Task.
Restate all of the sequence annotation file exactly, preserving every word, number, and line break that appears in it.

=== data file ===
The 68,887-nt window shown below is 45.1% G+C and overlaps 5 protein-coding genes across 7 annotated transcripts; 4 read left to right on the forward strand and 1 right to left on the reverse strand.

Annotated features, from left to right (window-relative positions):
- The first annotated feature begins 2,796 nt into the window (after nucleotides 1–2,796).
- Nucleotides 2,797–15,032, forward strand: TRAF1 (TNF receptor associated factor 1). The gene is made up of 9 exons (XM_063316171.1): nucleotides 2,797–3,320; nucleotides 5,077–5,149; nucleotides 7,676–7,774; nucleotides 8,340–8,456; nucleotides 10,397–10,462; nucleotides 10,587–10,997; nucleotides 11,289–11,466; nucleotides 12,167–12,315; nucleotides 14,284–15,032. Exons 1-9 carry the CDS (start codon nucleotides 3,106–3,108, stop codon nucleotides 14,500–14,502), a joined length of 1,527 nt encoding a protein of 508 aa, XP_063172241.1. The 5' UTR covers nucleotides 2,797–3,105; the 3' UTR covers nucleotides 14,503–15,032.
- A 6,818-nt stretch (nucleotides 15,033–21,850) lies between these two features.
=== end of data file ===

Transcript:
The 68,887-nt window shown below is 45.1% G+C and overlaps 5 protein-coding genes across 7 annotated transcripts; 4 read left to right on the forward strand and 1 right to left on the reverse strand.

Annotated features, from left to right (window-relative positions):
- The first annotated feature begins 2,796 nt into the window (after nucleotides 1–2,796).
- Nucleotides 2,797–15,032, forward strand: TRAF1 (TNF receptor associated factor 1). The gene is made up of 9 exons (XM_063316171.1): nucleotides 2,797–3,320; nucleotides 5,077–5,149; nucleotides 7,676–7,774; nucleotides 8,340–8,456; nucleotides 10,397–10,462; nucleotides 10,587–10,997; nucleotides 11,289–11,466; nucleotides 12,167–12,315; nucleotides 14,284–15,032. Exons 1-9 carry the CDS (start codon nucleotides 3,106–3,108, stop codon nucleotides 14,500–14,502), a joined length of 1,527 nt encoding a protein of 508 aa, XP_063172241.1. The 5' UTR covers nucleotides 2,797–3,105; the 3' UTR covers nucleotides 14,503–15,032.
- A 6,818-nt stretch (nucleotides 15,033–21,850) lies between these two features.